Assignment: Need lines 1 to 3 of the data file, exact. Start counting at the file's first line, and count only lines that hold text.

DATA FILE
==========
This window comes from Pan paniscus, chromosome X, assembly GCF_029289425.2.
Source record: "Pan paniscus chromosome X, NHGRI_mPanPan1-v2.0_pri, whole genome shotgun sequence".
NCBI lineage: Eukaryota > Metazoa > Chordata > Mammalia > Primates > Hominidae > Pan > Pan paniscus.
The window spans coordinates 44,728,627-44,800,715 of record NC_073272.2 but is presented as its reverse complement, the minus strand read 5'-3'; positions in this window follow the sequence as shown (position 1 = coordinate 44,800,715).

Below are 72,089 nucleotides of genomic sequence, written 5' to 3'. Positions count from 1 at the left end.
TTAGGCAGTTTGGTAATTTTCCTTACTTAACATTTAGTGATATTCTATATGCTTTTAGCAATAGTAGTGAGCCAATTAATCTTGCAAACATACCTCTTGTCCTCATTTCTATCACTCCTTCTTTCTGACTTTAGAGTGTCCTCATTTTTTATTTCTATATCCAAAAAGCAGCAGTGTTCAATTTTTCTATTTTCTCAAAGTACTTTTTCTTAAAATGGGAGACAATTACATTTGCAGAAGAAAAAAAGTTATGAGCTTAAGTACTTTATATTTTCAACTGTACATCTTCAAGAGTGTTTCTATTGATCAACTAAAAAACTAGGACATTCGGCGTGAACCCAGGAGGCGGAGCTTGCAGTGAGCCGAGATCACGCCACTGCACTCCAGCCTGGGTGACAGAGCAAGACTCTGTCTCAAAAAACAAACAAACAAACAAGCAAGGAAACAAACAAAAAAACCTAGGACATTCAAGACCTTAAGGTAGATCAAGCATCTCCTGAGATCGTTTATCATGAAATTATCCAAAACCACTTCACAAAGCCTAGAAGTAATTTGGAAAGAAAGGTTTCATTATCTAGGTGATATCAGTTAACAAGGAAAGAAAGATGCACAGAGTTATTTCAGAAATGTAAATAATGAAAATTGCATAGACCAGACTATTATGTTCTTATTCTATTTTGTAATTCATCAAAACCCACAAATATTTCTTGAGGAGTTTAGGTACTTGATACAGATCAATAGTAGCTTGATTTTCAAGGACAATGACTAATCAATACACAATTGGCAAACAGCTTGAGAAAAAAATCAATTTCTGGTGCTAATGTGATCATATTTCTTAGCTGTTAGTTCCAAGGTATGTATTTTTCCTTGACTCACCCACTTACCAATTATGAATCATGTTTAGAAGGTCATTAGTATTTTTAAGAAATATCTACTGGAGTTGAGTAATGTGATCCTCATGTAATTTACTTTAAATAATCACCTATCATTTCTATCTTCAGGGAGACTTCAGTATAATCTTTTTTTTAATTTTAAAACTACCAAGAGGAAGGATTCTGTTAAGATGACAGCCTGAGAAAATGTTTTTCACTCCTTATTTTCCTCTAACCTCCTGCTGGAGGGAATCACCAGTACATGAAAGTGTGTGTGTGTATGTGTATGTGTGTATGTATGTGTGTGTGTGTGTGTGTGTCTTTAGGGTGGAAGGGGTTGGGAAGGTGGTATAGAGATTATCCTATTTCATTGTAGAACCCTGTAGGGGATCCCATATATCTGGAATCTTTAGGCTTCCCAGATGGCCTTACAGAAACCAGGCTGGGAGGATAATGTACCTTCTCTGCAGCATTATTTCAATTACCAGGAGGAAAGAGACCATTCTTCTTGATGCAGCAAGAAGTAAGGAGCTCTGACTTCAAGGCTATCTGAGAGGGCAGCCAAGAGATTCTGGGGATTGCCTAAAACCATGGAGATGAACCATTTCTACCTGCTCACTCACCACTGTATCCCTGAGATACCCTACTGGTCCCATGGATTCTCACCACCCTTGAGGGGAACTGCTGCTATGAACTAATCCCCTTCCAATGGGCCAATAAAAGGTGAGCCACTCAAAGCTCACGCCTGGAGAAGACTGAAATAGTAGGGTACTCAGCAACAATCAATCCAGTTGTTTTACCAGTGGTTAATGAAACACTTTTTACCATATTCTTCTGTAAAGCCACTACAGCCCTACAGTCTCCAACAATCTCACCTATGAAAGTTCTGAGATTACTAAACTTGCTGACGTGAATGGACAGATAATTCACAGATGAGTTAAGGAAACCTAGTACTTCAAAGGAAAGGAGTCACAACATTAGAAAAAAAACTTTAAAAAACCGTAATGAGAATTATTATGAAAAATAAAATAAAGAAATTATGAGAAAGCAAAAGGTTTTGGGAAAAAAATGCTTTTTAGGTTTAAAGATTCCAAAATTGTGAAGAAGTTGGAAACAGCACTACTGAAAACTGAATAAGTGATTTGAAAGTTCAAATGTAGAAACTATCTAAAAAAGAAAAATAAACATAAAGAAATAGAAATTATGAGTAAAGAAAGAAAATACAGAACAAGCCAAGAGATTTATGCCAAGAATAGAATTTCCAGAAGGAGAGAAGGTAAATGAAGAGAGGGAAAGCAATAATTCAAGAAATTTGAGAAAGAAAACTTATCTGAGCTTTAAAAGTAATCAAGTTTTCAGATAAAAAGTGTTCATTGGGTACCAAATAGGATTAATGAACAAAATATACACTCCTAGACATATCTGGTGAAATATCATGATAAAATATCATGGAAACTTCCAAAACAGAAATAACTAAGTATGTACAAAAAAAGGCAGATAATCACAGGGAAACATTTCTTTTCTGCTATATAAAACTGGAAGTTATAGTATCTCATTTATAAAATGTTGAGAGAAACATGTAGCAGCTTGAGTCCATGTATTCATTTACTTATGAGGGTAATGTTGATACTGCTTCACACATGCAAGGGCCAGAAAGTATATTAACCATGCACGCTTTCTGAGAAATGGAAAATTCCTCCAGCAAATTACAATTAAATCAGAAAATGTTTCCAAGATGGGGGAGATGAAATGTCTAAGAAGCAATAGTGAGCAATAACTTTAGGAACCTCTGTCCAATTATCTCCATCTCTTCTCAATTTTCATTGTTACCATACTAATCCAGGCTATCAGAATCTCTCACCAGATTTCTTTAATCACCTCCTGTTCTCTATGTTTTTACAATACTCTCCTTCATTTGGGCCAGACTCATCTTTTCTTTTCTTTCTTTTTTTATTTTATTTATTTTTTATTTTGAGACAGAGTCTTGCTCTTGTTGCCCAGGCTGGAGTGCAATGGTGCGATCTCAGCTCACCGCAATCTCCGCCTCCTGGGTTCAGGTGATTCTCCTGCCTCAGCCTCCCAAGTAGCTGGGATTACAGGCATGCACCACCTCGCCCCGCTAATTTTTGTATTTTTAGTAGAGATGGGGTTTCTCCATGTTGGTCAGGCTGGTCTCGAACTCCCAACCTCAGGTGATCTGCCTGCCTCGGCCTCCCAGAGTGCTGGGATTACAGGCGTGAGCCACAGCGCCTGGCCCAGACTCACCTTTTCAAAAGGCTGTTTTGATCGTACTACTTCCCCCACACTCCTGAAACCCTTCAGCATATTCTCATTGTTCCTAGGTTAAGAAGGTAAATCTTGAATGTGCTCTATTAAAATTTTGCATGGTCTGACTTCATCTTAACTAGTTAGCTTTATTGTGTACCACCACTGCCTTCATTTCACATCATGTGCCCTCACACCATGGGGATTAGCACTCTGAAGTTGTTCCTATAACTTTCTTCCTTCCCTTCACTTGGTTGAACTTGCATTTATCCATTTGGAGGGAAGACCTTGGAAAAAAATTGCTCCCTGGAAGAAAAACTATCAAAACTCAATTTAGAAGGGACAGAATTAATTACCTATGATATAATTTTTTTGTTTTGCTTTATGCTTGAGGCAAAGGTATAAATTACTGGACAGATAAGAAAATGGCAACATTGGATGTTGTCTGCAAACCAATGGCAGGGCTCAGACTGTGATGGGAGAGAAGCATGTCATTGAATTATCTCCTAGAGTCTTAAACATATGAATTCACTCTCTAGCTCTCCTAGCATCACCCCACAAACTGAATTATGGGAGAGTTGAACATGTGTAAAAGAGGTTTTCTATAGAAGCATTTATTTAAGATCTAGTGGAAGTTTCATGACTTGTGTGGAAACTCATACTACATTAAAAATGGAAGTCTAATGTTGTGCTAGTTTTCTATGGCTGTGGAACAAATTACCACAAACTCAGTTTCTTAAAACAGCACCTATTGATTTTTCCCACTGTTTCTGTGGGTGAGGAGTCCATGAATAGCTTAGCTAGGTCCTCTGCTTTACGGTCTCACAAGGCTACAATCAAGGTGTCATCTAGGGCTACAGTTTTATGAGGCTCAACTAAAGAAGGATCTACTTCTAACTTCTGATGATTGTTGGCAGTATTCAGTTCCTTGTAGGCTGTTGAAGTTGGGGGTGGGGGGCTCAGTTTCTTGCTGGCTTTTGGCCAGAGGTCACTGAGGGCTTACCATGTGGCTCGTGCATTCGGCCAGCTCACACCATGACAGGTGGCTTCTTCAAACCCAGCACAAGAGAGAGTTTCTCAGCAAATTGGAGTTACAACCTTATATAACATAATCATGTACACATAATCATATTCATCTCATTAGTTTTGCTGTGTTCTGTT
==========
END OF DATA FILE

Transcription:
This window comes from Pan paniscus, chromosome X, assembly GCF_029289425.2.
Source record: "Pan paniscus chromosome X, NHGRI_mPanPan1-v2.0_pri, whole genome shotgun sequence".
NCBI lineage: Eukaryota > Metazoa > Chordata > Mammalia > Primates > Hominidae > Pan > Pan paniscus.